Impact of the U.S.-Indian Nuclear Deal on India's Fissile Production Capacity
July 26, 2006
Daryl G. Kimball, Executive Director, Arms Control Association
202-463-8270 x107 (Office)
Today the House of Representatives is scheduled to vote on proposed legislation for renewed U.S.-India nuclear cooperation (H.R. 5682).
One of the central issues about the proposal is how the supply of U.S. and other foreign nuclear fuel to safeguarded India nuclear power reactors would allow India to use more of its existing domestic supply of uranium for the purpose of producing fissile material (plutonium and highly enriched uranium) for nuclear weapons.
Not only would such indirect assistance of India's bomb program run counter to the United States' own nuclear Nonproliferation Treaty commitments, it could foster greater nuclear arms competition with Pakistan and China.
This has led Reps. Howard Berman and Ellen Tauscher to propose an amendment to H.R. 5682 that would require India to join the five recognized nuclear weapon-states in a fissile material production cutoff before the United States provides nuclear fuel to India. It is why Rep. Brad Sherman and Rep. Jeff Fortenberry have introduced separate amendments aimed at ensuring that U.S. nuclear assistance does not indirectly facilitate an increase in India's nuclear bomb material production rate.
Some proponents of the nuclear deal have countered by claiming that India has large reserves of uranium already and that India's nuclear bomb program is not now constrained by its domestic uranium stockpile. They claim that U.S. and other foreign nuclear fuel supplies would not facilitate increased bomb material production by India and would only help relieve India's shortage of nuclear fuel for nuclear energy production. Not true.
There is no debate that India has "uranium reserves." The fact is that India has been unable to exploit these reserves to the extent that advocates for the nuclear deal have claimed. As a result, India would be hard pressed to maintain, let alone increase, the rate of production of fissile material for weapons while expanding its nuclear energy output, unless it can significantly expand domestic uranium mining and milling, and/or get access to the international nuclear fuel market.
India currently produces about 300 tons of uranium annually, which is almost two-thirds of what is needed to run its current heavy-water power reactors, support its production of highly enriched uranium for its nuclear submarine program and its current weapons grade plutonium production rate (enough for approx. 6-10 bombs per year). It has had to rely on stocks of previously mined and processed uranium to meet the shortfall. The addition of new reactors in the near future will increase the total demand for uranium beyond projected increases in domestic uranium production.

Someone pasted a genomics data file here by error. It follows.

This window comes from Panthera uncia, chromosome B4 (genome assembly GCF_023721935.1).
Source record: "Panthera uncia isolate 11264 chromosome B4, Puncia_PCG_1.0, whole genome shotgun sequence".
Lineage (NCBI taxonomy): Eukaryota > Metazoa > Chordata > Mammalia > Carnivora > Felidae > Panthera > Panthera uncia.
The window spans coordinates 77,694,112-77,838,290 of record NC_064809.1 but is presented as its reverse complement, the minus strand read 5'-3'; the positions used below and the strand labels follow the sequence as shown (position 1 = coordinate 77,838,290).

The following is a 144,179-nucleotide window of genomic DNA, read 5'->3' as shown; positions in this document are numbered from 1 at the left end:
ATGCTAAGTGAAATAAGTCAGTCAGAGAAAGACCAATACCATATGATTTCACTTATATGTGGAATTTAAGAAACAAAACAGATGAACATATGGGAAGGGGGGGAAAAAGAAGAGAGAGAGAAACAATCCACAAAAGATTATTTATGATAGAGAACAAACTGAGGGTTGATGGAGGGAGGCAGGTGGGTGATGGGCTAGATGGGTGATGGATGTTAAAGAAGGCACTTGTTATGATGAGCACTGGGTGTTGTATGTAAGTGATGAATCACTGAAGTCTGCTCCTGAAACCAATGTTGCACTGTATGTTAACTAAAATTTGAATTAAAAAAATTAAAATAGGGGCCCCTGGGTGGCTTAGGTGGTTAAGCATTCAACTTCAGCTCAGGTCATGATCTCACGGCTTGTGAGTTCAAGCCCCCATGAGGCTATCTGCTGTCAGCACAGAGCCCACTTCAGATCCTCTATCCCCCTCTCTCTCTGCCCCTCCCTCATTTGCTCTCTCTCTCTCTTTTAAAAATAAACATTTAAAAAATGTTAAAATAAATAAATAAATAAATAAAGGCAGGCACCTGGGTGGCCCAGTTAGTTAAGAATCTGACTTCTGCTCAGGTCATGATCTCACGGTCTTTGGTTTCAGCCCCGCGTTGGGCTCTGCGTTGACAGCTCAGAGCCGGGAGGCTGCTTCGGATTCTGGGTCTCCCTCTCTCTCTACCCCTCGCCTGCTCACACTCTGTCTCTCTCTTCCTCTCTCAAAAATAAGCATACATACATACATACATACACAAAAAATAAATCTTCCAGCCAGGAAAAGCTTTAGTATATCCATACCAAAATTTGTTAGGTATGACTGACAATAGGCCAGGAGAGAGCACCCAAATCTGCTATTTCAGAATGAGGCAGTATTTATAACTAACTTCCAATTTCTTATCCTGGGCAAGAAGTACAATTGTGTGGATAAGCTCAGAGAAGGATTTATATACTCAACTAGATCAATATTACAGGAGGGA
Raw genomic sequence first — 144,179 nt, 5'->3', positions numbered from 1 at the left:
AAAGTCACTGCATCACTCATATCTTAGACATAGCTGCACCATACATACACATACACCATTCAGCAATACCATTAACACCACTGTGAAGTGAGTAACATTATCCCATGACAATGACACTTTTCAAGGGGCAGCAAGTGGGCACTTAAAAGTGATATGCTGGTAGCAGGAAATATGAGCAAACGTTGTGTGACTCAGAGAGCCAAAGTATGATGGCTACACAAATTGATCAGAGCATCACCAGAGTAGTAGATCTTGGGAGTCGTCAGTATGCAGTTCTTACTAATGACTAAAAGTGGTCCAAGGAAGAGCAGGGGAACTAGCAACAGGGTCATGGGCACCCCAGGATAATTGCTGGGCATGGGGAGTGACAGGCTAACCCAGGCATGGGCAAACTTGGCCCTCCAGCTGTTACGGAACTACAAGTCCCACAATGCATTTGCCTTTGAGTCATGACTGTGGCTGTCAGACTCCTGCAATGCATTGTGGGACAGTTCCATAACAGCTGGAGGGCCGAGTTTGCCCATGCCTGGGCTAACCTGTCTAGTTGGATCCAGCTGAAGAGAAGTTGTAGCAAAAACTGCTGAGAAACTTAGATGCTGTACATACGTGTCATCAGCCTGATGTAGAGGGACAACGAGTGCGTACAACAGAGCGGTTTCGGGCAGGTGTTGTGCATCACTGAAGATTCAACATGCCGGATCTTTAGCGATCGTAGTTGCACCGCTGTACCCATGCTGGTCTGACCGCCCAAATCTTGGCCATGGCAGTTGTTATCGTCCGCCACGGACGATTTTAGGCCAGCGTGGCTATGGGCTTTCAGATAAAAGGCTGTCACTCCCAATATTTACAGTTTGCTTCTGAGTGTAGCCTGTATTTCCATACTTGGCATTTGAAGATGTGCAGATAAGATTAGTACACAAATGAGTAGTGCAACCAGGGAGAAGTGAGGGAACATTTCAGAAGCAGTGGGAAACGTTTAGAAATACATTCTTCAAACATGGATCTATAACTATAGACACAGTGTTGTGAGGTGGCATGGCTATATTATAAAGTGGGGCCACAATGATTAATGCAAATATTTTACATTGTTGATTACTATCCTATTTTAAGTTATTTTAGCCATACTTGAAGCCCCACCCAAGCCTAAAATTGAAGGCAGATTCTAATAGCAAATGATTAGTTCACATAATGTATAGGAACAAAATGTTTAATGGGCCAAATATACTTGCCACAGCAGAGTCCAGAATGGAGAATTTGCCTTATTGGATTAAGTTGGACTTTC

Simply put, India's production of weapons grade plutonium is currently constrained by the requirements of its nuclear power reactors on its limited domestic supply of natural uranium.
This is why K. Subrahmanyam, the former head of the National Security Advisory Board, wrote that:
- "Given India's uranium ore crunch and the need to build up our minimum credible nuclear deterrent arsenal as fast as possible, it is to India's advantage to categorize as many power reactors as possible as civilian ones to be refueled by imported uranium and conserve our native uranium fuel for weapons grade plutonium production." (K Subrahmanyam, "India and the Nuclear Deal," Times of India, December 12, 2005.)
- "The truth is we were desperate. We have nuclear fuel to last only till the end of 2006. If this agreement had not come through we might have as well closed down our nuclear reactors and by extension our nuclear program". (Sanjeev Srivastava, "Indian P.M. Feels Political Heat," British Broadcasting Corporation, July 26 2005.
Absent a decision by New Delhi to halt to the production of fissile material for weapons purposes, the proposed U.S.-Indian nuclear trade deal would allow India not only to continue but also to potentially accelerate the buildup of its stockpile of nuclear weapons materials.
There are several scenarios that could allow India to utilize foreign nuclear fuel supplies to help it increase fissile material production for weapons purposes from its current annual rate of 6-10 bombs worth of material to several dozen per year.
For instance, if India builds a new plutonium-production reactor (as it is reportedly planning to do) or decides to use one or more of the eight existing heavy water reactors that would be excluded from IAEA safeguards to augment its two existing military plutonium production reactors (CIRUS and Dhruva), the additional increased consumption of domestic uranium supplies for plutonium production would be compensated for by access to imported uranium for safeguarded power reactors.
And, if India no longer needs to rely on domestic uranium to fuel its power reactors, it could also expand its small-scale centrifuge enrichment program to make highly enriched uranium to support nuclear weapons production.
Congress should consider these realities as it enters the debate on the H.R. 5682 and act accordingly.
For further analysis on this subject, see: "Fissile Materials in South Asia and the Implications of the U.S. India nuclear deal," Draft report for the International Panel on Fissile Materials, July 11, 2006.
For more resources, documents, statements, and the text and reports of the legislation, see the Arms Control Association's web site and ACA's special resource page on the U.S.-Indian nuclear deal.
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